Interior parts: Rubber mats in front, Wilton wool carpeting in back, and the likelihood of full seat rebuilding require special talent – or a good upholstery shop that knows how to do it and where to buy the parts.

Suspension: Lack of regular lubrication turns grease into “concrete” and requires rebuilding front components. Adjusting the rear-leveling mechanism to make it work is difficult and may require new solenoids. Replacing rubber bushings everywhere is a given.


Ask Someone Who Owns One

Five years ago I purchased a 1962 300d from Bill Bruenning, long-time MBCA member and owner of the car for 25 years. Bill has since passed on but he was a very dedicated owner who watched the mechanicals as closely as its appearance. The car is nearly all original with only 69,010 miles.  It has the original spare, all the tools, and owners manuals. Its options include a Webasto sunroof with a pull-down sunshield which also can flip up when the sunroof is open to act as a wind deflector, a Becker Mexico radio, and central lubrication.  The car runs beautifully, and the real pleasure is taking friends through the great Missouri country. In this car, the journey is more important than the destination.

Rodger Van Ness
St. Louis, Missouri

1962 300d Adenauer owned by Rodger Van Ness

Owning and driving an Adenauer evokes polar opposite feelings. When it is well sorted-out, running well, and looking good, it is one of the most enjoyable experiences a driver and passengers can have. On the other hand, having to regularly repair parts that had not been well maintained by the previous owner can be both expensive and frustrating. It never had to be towed, but on more than one occasion, I found myself limping home or to my mechanic to get yet another problem fixed.

Richard Simonds
San Francisco Bay Area



Production Numbers
300/300b  sedan1951-19556,214
300/300b  cabriolet1951-1955591
300c  sedan1955-19581,432
300c  cabriolet 1955-195651
300d  sedan1958-19623,077
300d  cabriolet1958-196265

 * Source: Sports Car Market Magazine


Value Estimates

300 sedan $7,000$24,500$35,000
300 cabriolet$25,100$87,850$125,500
300b sedan $8,000$22,000$30,000
300b cabriolet $26,300$92,050$131,500
300c sedan  $7,800$26,500$39,000
300c cabriolet$26,900$94,150$134,500
300d sedan$10,000$23,000$23,000
300d cabriolet$22,800$79,800$114,000

Low value is a driver with visible flaws. Medium value is a car that is well maintained or partially restored and could win an award in a local car show. High value is a car that is in top concours condition – equivalent to or better than a new car straight from the factory.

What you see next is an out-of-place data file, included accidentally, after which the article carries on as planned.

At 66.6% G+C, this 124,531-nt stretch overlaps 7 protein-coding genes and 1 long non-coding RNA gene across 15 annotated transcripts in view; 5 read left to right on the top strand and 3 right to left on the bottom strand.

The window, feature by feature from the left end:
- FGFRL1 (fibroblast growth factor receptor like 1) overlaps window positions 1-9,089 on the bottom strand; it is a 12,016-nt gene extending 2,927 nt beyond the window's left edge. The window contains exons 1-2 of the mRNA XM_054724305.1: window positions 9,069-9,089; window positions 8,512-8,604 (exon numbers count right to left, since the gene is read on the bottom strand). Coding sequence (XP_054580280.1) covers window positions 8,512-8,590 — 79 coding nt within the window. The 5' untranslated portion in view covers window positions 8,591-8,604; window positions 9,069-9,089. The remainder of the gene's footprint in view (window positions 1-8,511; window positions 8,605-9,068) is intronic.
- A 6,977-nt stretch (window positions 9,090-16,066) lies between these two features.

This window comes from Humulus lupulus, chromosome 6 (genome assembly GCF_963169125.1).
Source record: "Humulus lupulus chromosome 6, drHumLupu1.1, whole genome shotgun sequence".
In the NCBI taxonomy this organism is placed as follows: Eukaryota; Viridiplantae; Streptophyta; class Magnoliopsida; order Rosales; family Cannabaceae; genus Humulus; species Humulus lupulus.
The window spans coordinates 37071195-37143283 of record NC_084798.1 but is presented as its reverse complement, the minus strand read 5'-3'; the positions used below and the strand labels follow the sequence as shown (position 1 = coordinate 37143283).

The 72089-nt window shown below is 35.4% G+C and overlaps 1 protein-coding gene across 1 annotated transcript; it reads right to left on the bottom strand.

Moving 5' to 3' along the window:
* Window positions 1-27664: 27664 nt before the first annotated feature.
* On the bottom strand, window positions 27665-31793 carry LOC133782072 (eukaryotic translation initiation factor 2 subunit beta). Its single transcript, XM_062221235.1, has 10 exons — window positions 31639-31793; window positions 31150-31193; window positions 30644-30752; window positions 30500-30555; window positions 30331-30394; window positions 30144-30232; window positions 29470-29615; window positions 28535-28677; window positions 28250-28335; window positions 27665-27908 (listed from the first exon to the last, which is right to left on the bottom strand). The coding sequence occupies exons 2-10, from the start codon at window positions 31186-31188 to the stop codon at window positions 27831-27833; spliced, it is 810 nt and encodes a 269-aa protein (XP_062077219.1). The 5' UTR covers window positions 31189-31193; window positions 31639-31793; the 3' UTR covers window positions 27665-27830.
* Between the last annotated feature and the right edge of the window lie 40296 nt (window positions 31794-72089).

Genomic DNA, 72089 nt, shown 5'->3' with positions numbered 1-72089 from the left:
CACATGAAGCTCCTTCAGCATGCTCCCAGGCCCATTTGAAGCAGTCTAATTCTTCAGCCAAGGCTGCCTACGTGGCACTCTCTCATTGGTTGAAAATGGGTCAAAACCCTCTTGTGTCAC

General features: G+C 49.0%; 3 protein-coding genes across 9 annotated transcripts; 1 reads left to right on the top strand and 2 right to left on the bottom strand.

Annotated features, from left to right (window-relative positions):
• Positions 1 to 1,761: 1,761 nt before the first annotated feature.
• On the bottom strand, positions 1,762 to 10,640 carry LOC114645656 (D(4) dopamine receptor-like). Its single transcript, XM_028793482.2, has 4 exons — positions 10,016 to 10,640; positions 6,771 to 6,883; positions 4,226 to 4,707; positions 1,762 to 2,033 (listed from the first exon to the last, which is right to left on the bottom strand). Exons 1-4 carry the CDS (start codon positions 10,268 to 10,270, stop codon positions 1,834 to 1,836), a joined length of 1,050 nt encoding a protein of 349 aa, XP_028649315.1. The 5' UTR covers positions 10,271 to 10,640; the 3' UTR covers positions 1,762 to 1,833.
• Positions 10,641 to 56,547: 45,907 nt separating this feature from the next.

Note: Cars sold in Europe may easily bring 50-60 percent more than these value estimates.


Technical Specifications

Years1951-1954 1954-19551955-19561957-1962
Engine: Incline, cast-iron block, aluminum head OHC, 6 (2996cc),# 186# 186 II # 186 II# 189
Compression ratio6.4:17.4:17.5:18.55:1









Horsepower (DIN/SAE)115/125    125/136125/136160/175
Chassis: Oval tube, X-frame,
with separate body frame – steel
Chassis number186 II186 III186 IV189

1. 2.95:1

2. 2.13:1

3. 1.46:1

4. 1.00:1

1. 3.44:1

2. 2.30.1

3. 1.53:1

4. 1.00:1

1. 3.44:1

2. 2.30.1

3. 1.53:1

4. 1.00:1

1. 2.303:1

2. 1.435:1

3. 1.00:1


Rear-axle ratio4.44:14.67:14.67:14.67:1
Engine speed at 62 mph3300342034203420
Front suspension: A-arms, coil springs with central lubricationAllAllAllAll
Rear suspension: Swing-axle, coil springs, independent with load levelerAllAllAllAll
Wheels5 x 155.5 x 155.5 x 155.5 x 15
Tire size7.10 x 157.10 x 157.60 x 157.60 x 15


(Booster on 300b, c, d)


197 sq. in.


228 sq. in.


228 sq. in.


228 sq. in.

Turning circle41-43 ft.41-43 ft.41-43 ft. 42-44 ft.
Wheelbase120 in.

120 in.

124 in. opt.

120 in. 124 in.  
Track: Front/rear58.2/60.058.2/60.058.3/60.058.3/60.0
Length194.4 in.199.4 in.199.4 in.204.3 in.
Width72.4 in.72.4 in.72.4 in.73.2 in.
Height63.0 in.63.0 in.63.0 in.63.8 in.
Ground clearance7.3 in.7.3 in.7.3 in.7.3 in.
Fuel capacity19 gallons19 gallons19 gallons19 gallons

Weight: Sedan/cabriolet (lbs.)

Automatic tran. add 10 lbs.    



0-62 mph (Auto is 1 sec. more)

18 sec.17 sec.17 sec.17 sec.
Top speed (Auto is 3 mph less)99 mph101 mph99.5 mph105.6 mph
Fuel consumption (Auto is 1 mpg less) 14.2 mpg14.7 mpg14.7 mpg13.7 mpg



For More Information

Mercedes-Benz Production Models Book 1946-1995 W. Robert Nitske, Motorbooks International, ISBN: 0-87938-190-6.
Illustrated Buyer’s Guide Mercedes-Benz Frank Barrett, Motorbooks International, ISBN: 0-7603-0451-3.
Mercedes-Benz 300 1951-62 Walter Zeichner, Schiffer Publishing Ltd., ISBN: 3-922617-21-2.

300c cabriolet with the top up.

300c cabriolet with the top folded.